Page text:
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Discussion Starter · #1 ·
I am just setting up a 10g planted tank, and have been researching DIY CO2 but I have a couple questions that I'm sure you've heard before but I just couldn't find the answers to :)

If I'm running a medium light (~2.5 watts/gallon) do I need CO2 in the tank? Will my plants grow without it? I know it's not hard to set up, so if it won't hurt anything I would probably do it anyway, I was just curious.

If/when I set up the CO2, can I diffuse it through an airstone? I've heard mixed things about it and wanted to be sure that was okay, I can always find a different way to diffuse it if you guys don't think airstones work very well.

Last question (for now anyway) do you need a drop checker or a bubble counter with DIY CO2? Or should I just assume that it's hard to put too much diy into the tank and leave it at that?

Once again sorry if these questions have been asked over and over, and I was just not seeing the answers!
 

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I am just setting up a 10g planted tank, and have been researching DIY CO2 but I have a couple questions that I'm sure you've heard before but I just couldn't find the answers to :)

If I'm running a medium light (~2.5 watts/gallon) do I need CO2 in the tank? Will my plants grow without it? I know it's not hard to set up, so if it won't hurt anything I would probably do it anyway, I was just curious.
Without CO2 you will need to limit the amount of light you can give your plants, unless you want to end up with algae problems.

What type of lighting do you have and is it raised above the tank? Your 2.5 wpg could be anywhere from low lighting (on the high end) to high lighting depending of the type of lighting.

If/when I set up the CO2, can I diffuse it through an airstone? I've heard mixed things about it and wanted to be sure that was okay, I can always find a different way to diffuse it if you guys don't think airstones work very well.
Since DIY CO2 usually don't product that much, I would suggest maximizing your diffusion. Airstones are not one of the better ways in this regard.

Last question (for now anyway) do you need a drop checker or a bubble counter with DIY CO2? Or should I just assume that it's hard to put too much diy into the tank and leave it at that?
With a 2L bottle on a 10g tank with good diffusion, you may be at risk of too much CO2 if you get excellent production (which will likely be short lived). I've seen some people claim 1 to 2 bps with DIY on 2L bottle. I usually do no better than 1 bubble ever 3 seconds, but I get long production (still at 1 bubble every 5 seconds after 4 weeks).

However, I think most will say don't worry about too much CO2 in this 10g setup.
 

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Discussion Starter · #3 ·
The lighting is condensed fluorescent, 2 13 watt bulbs/850 lumens each. So 26 watts/1700 lumens in 10 gallons. The lights are on an aquarium hood, like this one:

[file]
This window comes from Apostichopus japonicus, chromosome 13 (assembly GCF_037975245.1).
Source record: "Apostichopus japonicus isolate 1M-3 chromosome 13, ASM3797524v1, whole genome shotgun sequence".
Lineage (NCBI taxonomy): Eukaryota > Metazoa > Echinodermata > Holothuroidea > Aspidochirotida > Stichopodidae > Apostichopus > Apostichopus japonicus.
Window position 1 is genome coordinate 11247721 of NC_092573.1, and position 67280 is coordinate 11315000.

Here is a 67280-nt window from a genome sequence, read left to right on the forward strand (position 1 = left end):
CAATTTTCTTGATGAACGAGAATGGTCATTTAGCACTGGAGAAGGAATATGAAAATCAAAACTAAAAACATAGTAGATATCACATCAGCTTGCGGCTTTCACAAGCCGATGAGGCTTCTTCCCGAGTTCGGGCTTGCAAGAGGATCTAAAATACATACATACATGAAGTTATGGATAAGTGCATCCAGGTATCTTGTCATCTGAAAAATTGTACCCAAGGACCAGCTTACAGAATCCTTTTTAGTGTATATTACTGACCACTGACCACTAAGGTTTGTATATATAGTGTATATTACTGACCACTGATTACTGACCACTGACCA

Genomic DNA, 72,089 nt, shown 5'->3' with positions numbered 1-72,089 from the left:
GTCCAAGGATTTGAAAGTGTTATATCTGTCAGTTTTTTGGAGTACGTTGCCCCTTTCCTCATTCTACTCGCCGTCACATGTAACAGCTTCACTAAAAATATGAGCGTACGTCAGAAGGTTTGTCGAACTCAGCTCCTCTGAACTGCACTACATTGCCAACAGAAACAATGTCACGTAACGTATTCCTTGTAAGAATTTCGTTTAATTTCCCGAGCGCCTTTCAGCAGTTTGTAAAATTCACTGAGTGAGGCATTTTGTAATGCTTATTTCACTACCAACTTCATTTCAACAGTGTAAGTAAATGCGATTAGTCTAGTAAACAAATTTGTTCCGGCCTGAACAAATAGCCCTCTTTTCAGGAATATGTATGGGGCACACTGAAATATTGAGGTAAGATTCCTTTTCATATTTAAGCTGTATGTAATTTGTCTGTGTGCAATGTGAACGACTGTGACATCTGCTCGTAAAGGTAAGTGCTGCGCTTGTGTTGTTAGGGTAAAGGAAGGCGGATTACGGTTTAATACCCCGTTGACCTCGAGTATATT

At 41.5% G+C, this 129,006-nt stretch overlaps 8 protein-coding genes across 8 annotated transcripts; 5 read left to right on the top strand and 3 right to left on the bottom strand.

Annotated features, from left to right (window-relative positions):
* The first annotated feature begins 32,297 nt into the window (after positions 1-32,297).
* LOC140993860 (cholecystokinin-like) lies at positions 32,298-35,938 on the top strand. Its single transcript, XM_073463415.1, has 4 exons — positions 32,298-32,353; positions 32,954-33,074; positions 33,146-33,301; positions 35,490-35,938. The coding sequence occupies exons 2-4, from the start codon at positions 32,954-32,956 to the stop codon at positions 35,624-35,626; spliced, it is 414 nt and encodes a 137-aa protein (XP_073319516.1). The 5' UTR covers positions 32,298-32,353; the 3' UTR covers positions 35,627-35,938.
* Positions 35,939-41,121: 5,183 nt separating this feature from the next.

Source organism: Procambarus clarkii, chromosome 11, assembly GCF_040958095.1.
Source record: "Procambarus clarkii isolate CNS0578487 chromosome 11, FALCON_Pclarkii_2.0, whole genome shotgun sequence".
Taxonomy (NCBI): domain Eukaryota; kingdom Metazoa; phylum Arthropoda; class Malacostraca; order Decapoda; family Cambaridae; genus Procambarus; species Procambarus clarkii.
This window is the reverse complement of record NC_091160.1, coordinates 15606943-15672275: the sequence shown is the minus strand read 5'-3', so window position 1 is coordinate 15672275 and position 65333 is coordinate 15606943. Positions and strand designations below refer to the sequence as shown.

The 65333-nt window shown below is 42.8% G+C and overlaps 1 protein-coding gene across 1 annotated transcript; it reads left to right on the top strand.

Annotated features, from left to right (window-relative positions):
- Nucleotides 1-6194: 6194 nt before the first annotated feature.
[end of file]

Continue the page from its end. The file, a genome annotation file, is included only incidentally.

http://www.pets-warehouse.com/pic-a/AAG09009.jpg

Is that low or high lighting? I didn't think about the fact that the placement of the bulbs would make a big difference.
 

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I think you mean "compact" fluorescent, more commonly called CFL (they are spiral lights, right?).

I'm not a lighting expert, but CFLs on the hood you have is probably your least efficient 26w fluorescent lighting option, so I would say you are on the high end of low light.

As for placement, many people raise their lighting fixtures to lower the intensity and/or give a more uniform distribution. It's a good way to tweak your lighting to get just the right intensity, but is not really an option with your fixture.

BTW, your lighting will be pretty intense, relatively speaking, in the center back compared to the corners. That type of setup does not give very uniform lighting, especially high in the corners, which get very little light.
 

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Discussion Starter · #5 ·
you're right ... I MEANT compact florescent :) I have african dwarf frogs in my tank though so I need to have a cover on it (they'll jump out ... happened to me when I first got them). What types of lights would you recommend instead of the CFLs?
 

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You can buy a glass cover for about $14, and then you can put any type of light over it, and elevate it if you wish.

You don't necessarily have to replace what you have. I know others have that setup. It would be nice if some of them would share their experiences.

Your lighting will determine what you can grow, but will also determine how much CO2 and fertilizer you need. If either are too low for the light you have, the result is algae problems. Since your light is on the low end right now, you should really just consider low light plants.

However, since your fixture probably doesn't produce very uniform light, you might find you have some algae problems in the center, so you may have to contend with algae in that area. Possibly your DIY CO2 will be enough to prevent it. Getting some algae eaters (like nerite snails or amano shrimp), would also help. You may also want to keep smaller plants in areas where the light is more intense, since the light will be less intense at deeper depths.
 
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